Let $p$ be a prime. Let $G$ be a solvable, non-regular, transitive permutation group such that some element fixes no point, and each element fixing some point fixes exactly $p$ points. Suppose that for $g \notin N_G(G_{\alpha})$ we have $$ G_{\alpha}^g \cap G_{\alpha} = 1 $$ and that $p$ does not divide the order of $G_{\alpha}$. Then $G$ has a regular normal subgroup $R$ or $G$ has an intransitive normal subgroup $F$ of index $p$ which acts as a Frobenius group on its $p$ orbits.

Proof: Let $G$ be a counter-example of minimal order. Let $N$ be an elementary abelian normal subgroup of $G$. As $N_{\alpha} \le G_{\alpha}$, but $p$ does not divide the order of $G_{\alpha}$ we have $N_{\alpha} = 1$, i.e. $N$ acts semi-regularly on $\Omega$. Since $G$ is a counter-example, $N$ is not transitive. Let $\Sigma$ be the orbits of $N$, and let $\Delta$ be the orbit containing $\alpha$. Then $G/N$ acts on the set $\Sigma$ and $G_{\alpha}N / N$ is the stabilizer of $\Delta$. Let $\overline \alpha$ be the set of fixed points of $G_{\alpha}$. Since $G$ acts transitive, the size of each block divides the order of $G$, and hence $\overline \alpha$ is a minimal $G$-block. Also since the orbits of $N$ are $G$-blocks, we have that either $\Delta \cap \overline \alpha = \overline \alpha$ or $\Delta \cap \overline \alpha = \{\alpha\}$.

Let $g \in G_{\alpha}$ and assume that $g$ fixes an orbits $\Delta'$ of $N$, i.e. $\langle g \rangle$ opertes on $\Delta'$. If $g$ would have no fixed point, then we would have by an orbit decomposition that $|\Delta'| = k\cdot o(g)$ for some $k$. But $|\Delta'| = |N|$, which is a $p$-group, and $o(g)$ does not divide $p$, so $g$ must have a fixed point in $\Delta'$ (which must come from $\overline a$). Hence if $\overline \alpha \subseteq \Delta$, $G / N$ acts as a Frobenious group on $\Delta$ and the action of $G/N$ on $\Sigma$ is faithful.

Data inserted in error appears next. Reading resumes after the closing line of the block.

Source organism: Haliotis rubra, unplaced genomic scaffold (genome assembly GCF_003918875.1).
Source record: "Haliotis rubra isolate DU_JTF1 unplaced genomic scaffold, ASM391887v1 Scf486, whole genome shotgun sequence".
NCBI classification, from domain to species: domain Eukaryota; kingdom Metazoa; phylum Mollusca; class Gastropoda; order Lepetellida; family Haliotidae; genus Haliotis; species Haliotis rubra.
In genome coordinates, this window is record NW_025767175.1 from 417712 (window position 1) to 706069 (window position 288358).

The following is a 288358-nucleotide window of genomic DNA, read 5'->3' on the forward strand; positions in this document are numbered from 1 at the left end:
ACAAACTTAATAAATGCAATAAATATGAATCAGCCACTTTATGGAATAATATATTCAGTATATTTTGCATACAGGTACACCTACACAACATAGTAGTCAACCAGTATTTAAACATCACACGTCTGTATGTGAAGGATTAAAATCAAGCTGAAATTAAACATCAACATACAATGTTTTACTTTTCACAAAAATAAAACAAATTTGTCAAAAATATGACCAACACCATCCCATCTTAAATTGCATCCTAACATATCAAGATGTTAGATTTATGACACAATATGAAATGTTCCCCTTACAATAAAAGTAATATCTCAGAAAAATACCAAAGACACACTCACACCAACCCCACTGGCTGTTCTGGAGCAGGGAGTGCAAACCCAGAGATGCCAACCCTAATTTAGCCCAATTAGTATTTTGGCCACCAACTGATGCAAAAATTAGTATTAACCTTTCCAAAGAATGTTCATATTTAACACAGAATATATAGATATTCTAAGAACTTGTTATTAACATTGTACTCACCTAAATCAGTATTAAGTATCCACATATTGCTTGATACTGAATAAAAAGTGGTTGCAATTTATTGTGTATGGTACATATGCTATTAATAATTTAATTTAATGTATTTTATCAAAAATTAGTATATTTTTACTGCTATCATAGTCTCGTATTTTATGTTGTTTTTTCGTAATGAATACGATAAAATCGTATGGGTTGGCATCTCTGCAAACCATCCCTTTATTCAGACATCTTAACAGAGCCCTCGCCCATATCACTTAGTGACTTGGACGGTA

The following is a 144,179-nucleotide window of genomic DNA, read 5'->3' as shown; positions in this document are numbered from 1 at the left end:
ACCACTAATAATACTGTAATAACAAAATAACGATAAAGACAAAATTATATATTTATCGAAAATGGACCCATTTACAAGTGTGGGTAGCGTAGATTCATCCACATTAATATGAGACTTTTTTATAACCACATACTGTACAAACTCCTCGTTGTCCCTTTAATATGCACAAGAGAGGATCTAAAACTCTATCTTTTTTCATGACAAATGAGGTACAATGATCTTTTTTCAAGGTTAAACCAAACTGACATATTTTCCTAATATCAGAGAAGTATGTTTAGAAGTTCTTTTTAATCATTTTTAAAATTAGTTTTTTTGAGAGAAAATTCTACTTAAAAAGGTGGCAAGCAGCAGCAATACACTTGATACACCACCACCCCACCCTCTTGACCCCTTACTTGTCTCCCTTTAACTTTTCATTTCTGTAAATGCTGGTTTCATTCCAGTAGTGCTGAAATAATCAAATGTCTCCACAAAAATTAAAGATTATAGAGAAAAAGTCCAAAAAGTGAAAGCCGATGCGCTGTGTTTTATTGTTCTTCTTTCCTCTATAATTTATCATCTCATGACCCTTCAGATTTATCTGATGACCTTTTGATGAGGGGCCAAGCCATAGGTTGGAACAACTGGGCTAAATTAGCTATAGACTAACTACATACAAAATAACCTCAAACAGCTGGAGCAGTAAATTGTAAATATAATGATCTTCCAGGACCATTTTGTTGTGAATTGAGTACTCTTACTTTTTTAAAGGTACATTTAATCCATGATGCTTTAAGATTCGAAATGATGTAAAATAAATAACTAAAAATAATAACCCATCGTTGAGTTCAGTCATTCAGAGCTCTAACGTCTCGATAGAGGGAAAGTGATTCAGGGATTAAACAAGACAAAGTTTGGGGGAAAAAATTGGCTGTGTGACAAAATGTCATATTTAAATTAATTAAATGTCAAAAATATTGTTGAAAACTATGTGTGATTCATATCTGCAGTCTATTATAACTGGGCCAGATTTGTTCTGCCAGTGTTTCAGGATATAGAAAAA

I do not understand why $G/N$ acts as a Frobenious group, i.e. that it is non-regular and each $gN$ fixes at most one point. If $gN$ fixes some point, then this is equivalent to the statement that $g$ fixes some orbit $\Delta'$ of $N$, but in general we do not have $g \in G_{\alpha}$, so I do not see how the previous comments apply?

Let $R / N$ be the Frobenious kernel. Then $R$ acts regularly on $\Omega$, which is impossible.

If $r \in R, r \ne 1$ would fix some $\beta^r = \beta$ and $\Delta'$ denotes the orbit of $N$ containing $\beta$, then as this is a block we would have $(\Delta')^r = \Delta'$, i.e. $rN$ fixes a point, which is not possible by definition of the kernel. So this is clear to me.

Therefore each of the orbits of $N$ contains at most one of the points of $\overline \alpha$ and $G / N$ acts in such a way that some element fixes no point, and each element fixing some point fixes exactly $p$ points.

Here I do not understand why $G/N$ acts in that way?

If $|\Sigma| = p$ then $G$ would not be a counter-example.

What condition is precisely violated so that this is not a counter-example?

Hence $|\Sigma| > p$ and $G/N$ acts faithfully on $\Sigma$. Therefore the assertion holds for $G/N$.

I do not see why the point stabilizers are not divisible by $p$ and the intersection of different conjugates of the point stabilizers is trivial?